Monday, October 18, 2021

Helping our patients transition well into retirement


My father has transitioned very well into retirement.  He loves it. 

Having a creative outlet or hobby is important. He’s not bored and is extremely busy with his Bonsai trees.  

Have you seen some patients struggled with their transition into retirement?

In retirement, like any other time in our lives, we need stability, security, safety, love and connection, AND also, newness, creativity and novelty. 

What’s something creative you would do if you were to retire today? 

Saturday, October 16, 2021

Helping our patients who request for counselors with various religious backgrounds


I get requests from patients to refer to a Christian Counselor or various religious orientated Counselors at times.  As the most important part of counseling is the therapeutic relationship or “clickiness” between the patient and the counselor, Doctor or Therapist, I think it’s good to have these options for patients. 

At times, in the right context, I do try to explain to patients that what we are trying to achieve fundamentally through counseling, is to be grounded in the observing mind to observe our thoughts and feelings rather than self identified as our thoughts and feelings.  This is “self as context” as opposed to “self as content”.

One can say that there are a lot of similarities between “self as context” as described in Acceptance Commitment Therapy ACT, and enlightenment in Buddhism, and spiritualism in other forms of religion.

We try to use whatever language that resonates with the patient and whatever works better for the patient. 

What about prayers.  Does prayer helps?

I think it can be very important. 

I often use the metaphor that the feeling mind is like your autopilot.  The thinking mind is like the pilot.  The problem is, the pilot and autopilot have lost contact with Houston ground control or flight control.  

In this example, Houston or flight control is the observing mind.  

Prayers, talking to a trusted other, counselor, friend, colleague etc. is trying to reach out to Houston in some ways.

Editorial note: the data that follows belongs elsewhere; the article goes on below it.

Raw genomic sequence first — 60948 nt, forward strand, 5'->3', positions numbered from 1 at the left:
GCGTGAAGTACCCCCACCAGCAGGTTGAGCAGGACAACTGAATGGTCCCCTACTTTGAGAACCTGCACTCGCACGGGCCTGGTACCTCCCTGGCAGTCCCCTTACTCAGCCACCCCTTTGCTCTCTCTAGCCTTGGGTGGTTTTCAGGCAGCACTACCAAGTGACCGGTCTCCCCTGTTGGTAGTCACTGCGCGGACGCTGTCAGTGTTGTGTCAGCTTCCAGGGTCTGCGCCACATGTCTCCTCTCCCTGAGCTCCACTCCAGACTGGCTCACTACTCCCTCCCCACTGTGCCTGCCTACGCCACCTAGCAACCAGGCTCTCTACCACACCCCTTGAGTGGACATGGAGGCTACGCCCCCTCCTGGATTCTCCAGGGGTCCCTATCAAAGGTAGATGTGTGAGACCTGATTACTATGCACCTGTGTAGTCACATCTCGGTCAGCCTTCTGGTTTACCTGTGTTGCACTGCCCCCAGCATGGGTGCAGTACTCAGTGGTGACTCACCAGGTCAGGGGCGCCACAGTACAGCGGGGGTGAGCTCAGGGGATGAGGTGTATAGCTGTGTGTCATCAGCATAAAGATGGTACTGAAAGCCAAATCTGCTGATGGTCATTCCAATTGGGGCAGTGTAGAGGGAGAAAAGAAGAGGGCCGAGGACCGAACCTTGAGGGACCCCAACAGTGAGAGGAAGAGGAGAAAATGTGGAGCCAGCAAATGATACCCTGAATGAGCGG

Over time, we can learn to be our own “Houston” metaphorically speaking.

The right destination requires a good working autopilot, pilot to override autopilot when required, and flight control away from the cockpit to have more clarity. 


Helping our patients pivot from the “fight or flight response” to the “acceptance and assertiveness response”


Over the years, I have seen fellow colleagues including Registrars, experienced much pain or dread when they see patients suffer emotionally.

This can of course, impact our own mental health.

So how can we reframe that?

Whenever appropriate, I try to remind myself that when people hit rock bottom or close to it, they are much closer than others to shift towards acceptance and post traumatic growth.

Once adequately validated and safety achieved, we can see it as an opportunity to pivot from the “hopelessness” around their fight or flight responses, to more emotional acceptance and assertiveness towards a value driven life.

So we can frame it as using the pain and suffering, as catalysts to transform the hopelessness around the “old ways”, into hopefulness with the “new ways”.

Thursday, October 14, 2021

Helping our patients with their “inner work” to fine balance


Over the years, I’ve seen folks who are extremely successful in terms of the “outer world” measures, but are quite unsuccessful in terms of their “inner world” measures. They may have a lot of inner conflict, inner disharmony, feelings of inauthenticity, and can be quite miserable.

So I wonder why …

The pattern I often saw, was that they may have been too much focused on the “outer measures”, and forget to focus on their inner principles, values or feelings to find balance.  Of course, what we focus on, we tend to become better at those.  

So part of counseling is to facilitate this “reconciling or balancing” process.

Often, more “inner work”, especially in the inner principles, values or feeling department is required.